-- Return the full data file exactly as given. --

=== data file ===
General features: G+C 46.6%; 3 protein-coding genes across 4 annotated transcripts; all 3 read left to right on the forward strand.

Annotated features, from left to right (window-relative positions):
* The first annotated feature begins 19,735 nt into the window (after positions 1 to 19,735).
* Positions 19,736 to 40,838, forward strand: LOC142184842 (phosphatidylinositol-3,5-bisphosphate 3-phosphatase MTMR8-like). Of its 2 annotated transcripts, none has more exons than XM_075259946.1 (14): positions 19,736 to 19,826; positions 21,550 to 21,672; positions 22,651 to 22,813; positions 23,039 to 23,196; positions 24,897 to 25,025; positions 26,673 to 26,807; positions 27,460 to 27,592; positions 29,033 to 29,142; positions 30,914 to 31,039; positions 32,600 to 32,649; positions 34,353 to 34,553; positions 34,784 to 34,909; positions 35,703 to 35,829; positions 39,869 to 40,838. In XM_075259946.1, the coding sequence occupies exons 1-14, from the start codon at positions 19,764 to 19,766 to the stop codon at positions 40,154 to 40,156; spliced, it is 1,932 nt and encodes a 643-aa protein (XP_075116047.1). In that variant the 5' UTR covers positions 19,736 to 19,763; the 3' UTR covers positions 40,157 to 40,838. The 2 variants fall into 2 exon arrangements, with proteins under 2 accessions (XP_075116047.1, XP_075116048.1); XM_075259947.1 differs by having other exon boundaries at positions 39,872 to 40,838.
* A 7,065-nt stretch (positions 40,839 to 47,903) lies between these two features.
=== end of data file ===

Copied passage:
General features: G+C 46.6%; 3 protein-coding genes across 4 annotated transcripts; all 3 read left to right on the forward strand.

Annotated features, from left to right (window-relative positions):
* The first annotated feature begins 19,735 nt into the window (after positions 1 to 19,735).
* Positions 19,736 to 40,838, forward strand: LOC142184842 (phosphatidylinositol-3,5-bisphosphate 3-phosphatase MTMR8-like). Of its 2 annotated transcripts, none has more exons than XM_075259946.1 (14): positions 19,736 to 19,826; positions 21,550 to 21,672; positions 22,651 to 22,813; positions 23,039 to 23,196; positions 24,897 to 25,025; positions 26,673 to 26,807; positions 27,460 to 27,592; positions 29,033 to 29,142; positions 30,914 to 31,039; positions 32,600 to 32,649; positions 34,353 to 34,553; positions 34,784 to 34,909; positions 35,703 to 35,829; positions 39,869 to 40,838. In XM_075259946.1, the coding sequence occupies exons 1-14, from the start codon at positions 19,764 to 19,766 to the stop codon at positions 40,154 to 40,156; spliced, it is 1,932 nt and encodes a 643-aa protein (XP_075116047.1). In that variant the 5' UTR covers positions 19,736 to 19,763; the 3' UTR covers positions 40,157 to 40,838. The 2 variants fall into 2 exon arrangements, with proteins under 2 accessions (XP_075116047.1, XP_075116048.1); XM_075259947.1 differs by having other exon boundaries at positions 39,872 to 40,838.
* A 7,065-nt stretch (positions 40,839 to 47,903) lies between these two features.